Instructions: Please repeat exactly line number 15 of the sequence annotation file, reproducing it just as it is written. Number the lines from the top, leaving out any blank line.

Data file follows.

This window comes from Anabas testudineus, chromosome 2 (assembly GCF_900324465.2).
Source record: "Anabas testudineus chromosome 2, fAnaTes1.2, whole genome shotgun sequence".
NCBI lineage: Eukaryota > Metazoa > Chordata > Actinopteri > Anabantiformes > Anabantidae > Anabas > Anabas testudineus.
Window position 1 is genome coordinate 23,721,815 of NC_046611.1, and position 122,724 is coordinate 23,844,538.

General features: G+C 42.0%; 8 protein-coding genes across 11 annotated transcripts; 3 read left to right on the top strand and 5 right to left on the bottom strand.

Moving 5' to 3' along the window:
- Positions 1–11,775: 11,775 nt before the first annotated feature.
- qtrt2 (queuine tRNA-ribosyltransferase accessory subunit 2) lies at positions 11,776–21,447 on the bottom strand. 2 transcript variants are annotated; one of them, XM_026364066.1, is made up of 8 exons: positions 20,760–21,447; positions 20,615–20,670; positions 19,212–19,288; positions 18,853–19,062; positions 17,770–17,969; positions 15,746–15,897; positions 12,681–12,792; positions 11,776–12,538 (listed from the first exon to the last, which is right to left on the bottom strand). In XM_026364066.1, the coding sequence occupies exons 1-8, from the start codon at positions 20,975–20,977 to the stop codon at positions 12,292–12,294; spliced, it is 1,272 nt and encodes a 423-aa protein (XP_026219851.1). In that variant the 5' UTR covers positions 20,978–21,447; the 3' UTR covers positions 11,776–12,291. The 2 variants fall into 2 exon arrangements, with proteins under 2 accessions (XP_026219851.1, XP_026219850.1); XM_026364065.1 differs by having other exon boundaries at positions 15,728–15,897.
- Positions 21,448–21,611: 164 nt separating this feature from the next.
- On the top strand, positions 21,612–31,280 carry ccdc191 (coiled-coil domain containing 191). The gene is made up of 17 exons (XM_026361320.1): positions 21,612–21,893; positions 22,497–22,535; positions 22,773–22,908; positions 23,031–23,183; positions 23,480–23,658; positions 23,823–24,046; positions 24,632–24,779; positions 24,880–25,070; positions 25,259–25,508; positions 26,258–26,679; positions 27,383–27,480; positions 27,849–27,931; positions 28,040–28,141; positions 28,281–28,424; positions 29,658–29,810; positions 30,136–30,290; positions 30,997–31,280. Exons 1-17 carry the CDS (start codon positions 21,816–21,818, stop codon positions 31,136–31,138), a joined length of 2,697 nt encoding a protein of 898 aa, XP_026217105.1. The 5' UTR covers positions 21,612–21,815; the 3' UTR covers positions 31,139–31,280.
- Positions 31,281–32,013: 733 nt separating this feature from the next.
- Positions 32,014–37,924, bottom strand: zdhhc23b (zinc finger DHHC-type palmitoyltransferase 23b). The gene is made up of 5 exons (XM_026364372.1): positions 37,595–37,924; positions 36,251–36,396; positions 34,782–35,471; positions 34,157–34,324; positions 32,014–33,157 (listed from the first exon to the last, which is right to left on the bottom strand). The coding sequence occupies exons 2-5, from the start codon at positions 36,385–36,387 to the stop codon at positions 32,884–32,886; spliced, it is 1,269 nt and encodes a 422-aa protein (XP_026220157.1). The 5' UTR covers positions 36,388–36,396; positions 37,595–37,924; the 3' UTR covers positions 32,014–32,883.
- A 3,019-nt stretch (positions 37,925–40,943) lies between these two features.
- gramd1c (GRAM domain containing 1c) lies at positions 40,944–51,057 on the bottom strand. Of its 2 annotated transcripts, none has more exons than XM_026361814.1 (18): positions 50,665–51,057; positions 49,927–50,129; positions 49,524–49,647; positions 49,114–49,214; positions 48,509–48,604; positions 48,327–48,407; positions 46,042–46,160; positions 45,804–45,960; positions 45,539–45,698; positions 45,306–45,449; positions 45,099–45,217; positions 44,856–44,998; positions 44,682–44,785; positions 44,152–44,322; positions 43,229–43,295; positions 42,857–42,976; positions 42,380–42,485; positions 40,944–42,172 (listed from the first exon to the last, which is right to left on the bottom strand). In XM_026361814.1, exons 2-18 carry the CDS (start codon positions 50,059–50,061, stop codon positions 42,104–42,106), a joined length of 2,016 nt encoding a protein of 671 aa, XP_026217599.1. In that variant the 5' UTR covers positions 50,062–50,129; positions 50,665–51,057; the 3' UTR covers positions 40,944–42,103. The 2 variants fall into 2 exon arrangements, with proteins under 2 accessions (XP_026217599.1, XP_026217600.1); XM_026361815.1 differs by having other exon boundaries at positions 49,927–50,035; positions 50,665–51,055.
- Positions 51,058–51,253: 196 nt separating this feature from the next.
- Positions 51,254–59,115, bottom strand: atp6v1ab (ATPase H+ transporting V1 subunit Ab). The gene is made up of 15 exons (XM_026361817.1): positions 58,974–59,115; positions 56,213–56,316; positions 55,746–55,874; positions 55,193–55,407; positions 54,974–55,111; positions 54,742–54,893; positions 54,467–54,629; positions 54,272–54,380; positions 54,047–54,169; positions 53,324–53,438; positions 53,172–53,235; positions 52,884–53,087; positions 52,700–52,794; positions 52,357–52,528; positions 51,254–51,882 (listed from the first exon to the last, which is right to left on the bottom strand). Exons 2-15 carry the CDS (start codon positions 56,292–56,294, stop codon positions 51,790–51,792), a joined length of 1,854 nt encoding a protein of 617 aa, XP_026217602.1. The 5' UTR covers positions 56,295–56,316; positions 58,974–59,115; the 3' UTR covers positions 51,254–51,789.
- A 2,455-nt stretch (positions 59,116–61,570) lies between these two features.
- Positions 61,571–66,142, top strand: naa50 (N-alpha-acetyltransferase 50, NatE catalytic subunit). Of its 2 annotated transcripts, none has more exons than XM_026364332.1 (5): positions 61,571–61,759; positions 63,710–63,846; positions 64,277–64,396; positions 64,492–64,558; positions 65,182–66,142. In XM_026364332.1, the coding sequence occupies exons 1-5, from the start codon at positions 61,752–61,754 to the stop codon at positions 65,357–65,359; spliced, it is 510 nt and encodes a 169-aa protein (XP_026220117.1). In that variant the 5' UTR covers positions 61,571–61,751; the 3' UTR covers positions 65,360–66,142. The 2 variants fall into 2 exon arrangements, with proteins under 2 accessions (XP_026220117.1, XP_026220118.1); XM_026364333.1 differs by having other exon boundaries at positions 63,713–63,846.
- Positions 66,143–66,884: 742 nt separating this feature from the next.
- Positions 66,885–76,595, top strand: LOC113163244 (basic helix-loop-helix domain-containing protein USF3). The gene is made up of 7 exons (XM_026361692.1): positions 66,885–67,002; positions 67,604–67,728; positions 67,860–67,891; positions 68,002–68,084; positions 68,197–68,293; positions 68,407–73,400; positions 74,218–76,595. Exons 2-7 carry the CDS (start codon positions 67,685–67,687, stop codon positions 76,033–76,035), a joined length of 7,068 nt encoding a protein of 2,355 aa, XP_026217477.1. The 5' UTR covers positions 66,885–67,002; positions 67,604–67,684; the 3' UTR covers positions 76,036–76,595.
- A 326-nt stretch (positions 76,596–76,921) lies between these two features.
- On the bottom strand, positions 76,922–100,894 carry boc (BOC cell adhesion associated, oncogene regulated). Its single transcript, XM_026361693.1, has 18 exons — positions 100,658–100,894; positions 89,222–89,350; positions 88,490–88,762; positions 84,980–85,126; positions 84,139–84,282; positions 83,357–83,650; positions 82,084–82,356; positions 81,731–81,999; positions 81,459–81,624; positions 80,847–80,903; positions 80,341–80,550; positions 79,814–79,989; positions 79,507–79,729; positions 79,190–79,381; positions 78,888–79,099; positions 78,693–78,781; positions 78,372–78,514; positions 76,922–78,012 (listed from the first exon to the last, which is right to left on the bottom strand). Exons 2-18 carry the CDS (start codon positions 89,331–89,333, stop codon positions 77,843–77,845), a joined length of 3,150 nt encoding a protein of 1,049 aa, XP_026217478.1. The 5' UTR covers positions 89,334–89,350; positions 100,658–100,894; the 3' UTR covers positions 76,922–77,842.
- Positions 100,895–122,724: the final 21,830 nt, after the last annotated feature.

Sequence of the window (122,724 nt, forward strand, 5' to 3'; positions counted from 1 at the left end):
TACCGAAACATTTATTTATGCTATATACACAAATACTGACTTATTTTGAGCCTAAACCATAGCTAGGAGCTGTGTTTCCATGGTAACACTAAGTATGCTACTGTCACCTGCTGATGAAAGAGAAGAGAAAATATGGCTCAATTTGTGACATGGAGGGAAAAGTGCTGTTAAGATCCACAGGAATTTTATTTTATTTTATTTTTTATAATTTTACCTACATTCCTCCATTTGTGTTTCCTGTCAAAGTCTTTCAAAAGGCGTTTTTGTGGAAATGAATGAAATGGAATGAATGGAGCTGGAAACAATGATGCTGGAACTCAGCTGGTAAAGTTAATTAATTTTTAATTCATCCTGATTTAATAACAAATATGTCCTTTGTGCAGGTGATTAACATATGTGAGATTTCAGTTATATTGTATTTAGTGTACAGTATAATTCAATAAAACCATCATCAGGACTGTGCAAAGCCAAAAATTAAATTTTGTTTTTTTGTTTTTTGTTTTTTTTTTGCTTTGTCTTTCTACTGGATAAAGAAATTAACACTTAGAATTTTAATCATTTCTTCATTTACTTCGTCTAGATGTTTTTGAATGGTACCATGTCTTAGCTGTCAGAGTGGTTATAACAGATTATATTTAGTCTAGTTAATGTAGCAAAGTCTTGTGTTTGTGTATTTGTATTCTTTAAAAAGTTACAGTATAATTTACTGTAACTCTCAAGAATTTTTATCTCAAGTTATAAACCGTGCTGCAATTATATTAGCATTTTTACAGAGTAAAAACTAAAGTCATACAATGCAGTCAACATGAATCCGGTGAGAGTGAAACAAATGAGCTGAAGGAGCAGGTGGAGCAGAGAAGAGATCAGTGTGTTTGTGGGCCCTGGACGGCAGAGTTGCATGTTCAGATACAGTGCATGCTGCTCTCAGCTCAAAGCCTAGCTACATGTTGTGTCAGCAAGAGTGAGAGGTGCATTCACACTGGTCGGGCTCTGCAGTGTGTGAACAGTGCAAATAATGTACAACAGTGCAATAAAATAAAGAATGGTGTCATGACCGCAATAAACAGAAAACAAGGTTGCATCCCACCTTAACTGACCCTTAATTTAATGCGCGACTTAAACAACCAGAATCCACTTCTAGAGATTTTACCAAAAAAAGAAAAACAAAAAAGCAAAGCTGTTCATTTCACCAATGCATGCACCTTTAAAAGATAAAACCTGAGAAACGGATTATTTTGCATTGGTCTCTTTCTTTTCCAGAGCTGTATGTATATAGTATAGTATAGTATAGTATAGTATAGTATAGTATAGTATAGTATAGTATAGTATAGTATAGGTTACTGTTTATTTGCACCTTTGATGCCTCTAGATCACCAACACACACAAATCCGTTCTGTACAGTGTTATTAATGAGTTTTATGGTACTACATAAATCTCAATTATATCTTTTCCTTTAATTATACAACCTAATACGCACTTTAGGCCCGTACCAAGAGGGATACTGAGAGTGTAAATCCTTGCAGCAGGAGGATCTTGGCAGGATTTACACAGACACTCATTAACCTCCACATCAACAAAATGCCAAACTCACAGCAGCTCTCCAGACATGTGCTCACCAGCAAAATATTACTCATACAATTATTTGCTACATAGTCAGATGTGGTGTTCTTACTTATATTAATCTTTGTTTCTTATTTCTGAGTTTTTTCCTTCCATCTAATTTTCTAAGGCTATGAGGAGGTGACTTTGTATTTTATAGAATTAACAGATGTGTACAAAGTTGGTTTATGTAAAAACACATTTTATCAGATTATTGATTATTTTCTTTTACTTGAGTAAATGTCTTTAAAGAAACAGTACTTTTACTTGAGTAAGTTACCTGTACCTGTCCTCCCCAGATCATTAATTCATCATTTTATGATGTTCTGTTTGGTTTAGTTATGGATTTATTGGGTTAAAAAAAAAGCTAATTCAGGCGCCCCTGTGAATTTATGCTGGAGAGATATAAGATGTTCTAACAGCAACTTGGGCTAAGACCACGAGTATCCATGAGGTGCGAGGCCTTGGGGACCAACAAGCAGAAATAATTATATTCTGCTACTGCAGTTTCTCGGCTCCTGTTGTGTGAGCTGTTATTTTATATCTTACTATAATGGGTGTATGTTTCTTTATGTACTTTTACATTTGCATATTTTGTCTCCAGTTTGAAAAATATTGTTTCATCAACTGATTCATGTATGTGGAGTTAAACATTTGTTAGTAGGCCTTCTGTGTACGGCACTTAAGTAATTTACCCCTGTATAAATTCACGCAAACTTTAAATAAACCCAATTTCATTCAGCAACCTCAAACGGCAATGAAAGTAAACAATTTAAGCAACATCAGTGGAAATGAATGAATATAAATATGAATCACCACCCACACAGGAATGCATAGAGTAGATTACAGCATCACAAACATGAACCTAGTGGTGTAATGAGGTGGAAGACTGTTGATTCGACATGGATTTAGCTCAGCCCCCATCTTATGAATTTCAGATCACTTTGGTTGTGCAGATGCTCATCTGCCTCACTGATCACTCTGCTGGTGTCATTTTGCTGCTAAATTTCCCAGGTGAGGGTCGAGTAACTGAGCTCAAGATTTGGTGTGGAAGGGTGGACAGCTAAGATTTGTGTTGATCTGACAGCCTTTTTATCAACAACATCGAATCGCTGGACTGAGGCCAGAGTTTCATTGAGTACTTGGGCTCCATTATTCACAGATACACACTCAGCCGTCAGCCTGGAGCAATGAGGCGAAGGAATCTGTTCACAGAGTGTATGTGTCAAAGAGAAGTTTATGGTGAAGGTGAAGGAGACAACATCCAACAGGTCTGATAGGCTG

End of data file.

- Positions 51,058–51,253: 196 nt separating this feature from the next.